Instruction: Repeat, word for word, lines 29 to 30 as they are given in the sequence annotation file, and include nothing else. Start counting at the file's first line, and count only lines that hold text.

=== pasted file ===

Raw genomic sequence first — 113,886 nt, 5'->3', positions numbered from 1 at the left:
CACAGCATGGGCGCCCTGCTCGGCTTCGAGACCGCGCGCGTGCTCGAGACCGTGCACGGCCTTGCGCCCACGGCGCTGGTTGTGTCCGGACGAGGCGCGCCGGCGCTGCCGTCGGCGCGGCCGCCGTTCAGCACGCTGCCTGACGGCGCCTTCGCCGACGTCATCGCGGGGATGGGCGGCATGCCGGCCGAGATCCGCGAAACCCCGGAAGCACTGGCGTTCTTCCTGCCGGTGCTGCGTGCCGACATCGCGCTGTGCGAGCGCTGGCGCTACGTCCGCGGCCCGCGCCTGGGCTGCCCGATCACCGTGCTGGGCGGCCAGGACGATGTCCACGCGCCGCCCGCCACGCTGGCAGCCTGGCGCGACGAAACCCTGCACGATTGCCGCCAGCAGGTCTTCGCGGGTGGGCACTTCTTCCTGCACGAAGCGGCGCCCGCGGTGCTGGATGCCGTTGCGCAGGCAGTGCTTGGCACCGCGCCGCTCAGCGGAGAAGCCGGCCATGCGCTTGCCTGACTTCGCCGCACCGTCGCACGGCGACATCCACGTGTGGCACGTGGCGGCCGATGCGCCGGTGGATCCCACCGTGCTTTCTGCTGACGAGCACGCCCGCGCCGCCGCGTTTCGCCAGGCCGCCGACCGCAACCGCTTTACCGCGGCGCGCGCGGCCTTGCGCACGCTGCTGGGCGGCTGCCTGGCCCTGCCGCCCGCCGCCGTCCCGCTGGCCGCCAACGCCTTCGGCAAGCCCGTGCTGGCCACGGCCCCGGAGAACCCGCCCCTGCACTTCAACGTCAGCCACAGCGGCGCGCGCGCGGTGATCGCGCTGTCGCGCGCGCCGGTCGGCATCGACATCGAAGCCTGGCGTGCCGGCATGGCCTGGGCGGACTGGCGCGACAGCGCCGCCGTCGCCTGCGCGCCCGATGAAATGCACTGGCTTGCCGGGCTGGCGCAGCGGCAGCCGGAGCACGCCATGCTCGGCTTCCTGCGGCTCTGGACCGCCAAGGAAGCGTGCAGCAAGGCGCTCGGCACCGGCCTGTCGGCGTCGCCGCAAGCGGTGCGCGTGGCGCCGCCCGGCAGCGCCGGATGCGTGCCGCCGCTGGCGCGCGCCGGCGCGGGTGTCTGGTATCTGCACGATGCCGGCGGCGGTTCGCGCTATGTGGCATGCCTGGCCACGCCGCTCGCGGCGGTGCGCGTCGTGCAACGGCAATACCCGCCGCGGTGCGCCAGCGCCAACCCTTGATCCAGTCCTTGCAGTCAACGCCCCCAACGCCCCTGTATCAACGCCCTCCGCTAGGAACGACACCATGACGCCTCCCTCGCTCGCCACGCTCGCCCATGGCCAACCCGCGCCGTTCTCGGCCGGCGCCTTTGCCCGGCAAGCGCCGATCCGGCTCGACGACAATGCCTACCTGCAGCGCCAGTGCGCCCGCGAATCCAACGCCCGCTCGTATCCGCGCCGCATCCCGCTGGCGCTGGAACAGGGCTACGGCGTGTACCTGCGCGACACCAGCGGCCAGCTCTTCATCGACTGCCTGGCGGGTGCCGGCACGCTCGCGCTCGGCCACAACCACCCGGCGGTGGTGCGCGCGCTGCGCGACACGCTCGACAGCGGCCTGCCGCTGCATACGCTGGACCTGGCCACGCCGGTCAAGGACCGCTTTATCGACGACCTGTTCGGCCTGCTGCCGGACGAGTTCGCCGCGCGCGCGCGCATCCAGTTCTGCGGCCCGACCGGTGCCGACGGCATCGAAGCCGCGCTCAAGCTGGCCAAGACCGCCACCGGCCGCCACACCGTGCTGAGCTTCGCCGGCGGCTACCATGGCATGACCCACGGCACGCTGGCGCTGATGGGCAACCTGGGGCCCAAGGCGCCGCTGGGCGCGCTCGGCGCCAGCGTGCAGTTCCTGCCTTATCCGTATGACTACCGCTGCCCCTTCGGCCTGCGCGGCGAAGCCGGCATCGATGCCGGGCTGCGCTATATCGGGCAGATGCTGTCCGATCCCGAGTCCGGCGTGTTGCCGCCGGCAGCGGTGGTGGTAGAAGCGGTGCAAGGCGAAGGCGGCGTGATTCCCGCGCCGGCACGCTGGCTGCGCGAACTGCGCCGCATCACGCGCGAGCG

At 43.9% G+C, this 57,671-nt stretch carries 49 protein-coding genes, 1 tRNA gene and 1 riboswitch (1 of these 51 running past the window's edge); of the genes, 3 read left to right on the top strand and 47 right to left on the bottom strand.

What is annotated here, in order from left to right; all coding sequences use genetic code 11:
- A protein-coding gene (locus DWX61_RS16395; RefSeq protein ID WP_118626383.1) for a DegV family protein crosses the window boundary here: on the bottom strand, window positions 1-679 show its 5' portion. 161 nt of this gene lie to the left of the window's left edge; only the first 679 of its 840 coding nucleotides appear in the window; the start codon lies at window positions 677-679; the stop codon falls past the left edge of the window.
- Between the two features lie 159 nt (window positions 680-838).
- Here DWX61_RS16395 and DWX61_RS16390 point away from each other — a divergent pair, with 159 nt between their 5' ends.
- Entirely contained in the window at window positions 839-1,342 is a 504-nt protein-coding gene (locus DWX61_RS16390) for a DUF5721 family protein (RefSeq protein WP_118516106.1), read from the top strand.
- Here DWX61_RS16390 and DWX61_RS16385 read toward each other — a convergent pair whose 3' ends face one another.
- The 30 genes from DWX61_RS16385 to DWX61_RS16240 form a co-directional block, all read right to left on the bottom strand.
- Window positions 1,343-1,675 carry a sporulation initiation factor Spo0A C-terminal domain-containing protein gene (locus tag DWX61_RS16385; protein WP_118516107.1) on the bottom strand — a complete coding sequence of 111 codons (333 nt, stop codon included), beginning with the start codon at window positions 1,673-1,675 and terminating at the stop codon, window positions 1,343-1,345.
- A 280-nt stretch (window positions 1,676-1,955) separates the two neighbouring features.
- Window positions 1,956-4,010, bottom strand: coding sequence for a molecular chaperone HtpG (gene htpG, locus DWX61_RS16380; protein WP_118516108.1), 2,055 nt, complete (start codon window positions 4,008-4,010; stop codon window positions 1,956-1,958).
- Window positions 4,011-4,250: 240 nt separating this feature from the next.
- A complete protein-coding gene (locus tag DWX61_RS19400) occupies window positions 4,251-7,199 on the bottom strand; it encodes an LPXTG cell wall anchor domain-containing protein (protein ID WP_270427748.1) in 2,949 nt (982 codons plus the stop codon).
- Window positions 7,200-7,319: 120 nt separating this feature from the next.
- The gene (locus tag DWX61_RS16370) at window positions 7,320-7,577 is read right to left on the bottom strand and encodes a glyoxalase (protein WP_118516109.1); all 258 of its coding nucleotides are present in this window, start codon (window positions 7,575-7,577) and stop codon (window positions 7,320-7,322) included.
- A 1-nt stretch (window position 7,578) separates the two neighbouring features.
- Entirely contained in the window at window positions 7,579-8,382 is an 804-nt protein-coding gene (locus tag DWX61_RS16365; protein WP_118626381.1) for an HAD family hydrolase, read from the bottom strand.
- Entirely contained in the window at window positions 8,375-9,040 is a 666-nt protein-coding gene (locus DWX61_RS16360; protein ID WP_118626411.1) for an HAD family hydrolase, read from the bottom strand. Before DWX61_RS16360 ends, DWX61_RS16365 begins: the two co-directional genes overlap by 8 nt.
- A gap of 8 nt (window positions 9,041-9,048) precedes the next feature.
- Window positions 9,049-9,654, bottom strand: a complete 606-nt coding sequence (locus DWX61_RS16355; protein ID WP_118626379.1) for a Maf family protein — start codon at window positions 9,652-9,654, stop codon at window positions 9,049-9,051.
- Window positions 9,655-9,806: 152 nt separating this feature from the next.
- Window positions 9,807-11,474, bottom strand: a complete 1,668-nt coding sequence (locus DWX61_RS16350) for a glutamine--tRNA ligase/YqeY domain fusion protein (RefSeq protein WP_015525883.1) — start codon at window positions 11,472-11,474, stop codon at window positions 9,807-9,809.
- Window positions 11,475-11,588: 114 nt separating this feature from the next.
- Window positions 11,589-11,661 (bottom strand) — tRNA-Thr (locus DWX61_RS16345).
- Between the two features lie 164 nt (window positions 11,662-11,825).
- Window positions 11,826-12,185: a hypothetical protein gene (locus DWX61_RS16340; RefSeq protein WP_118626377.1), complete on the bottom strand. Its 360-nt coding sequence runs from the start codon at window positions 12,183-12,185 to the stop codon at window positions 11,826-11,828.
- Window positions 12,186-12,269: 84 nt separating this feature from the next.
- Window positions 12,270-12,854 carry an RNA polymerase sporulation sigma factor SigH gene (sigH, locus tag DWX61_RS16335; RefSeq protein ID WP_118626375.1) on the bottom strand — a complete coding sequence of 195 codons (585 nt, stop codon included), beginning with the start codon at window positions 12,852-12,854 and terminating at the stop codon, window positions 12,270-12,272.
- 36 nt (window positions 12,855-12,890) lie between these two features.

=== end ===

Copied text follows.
- Window positions 12,186-12,269: 84 nt separating this feature from the next.
- Window positions 12,270-12,854 carry an RNA polymerase sporulation sigma factor SigH gene (sigH, locus tag DWX61_RS16335; RefSeq protein ID WP_118626375.1) on the bottom strand — a complete coding sequence of 195 codons (585 nt, stop codon included), beginning with the start codon at window positions 12,852-12,854 and terminating at the stop codon, window positions 12,270-12,272.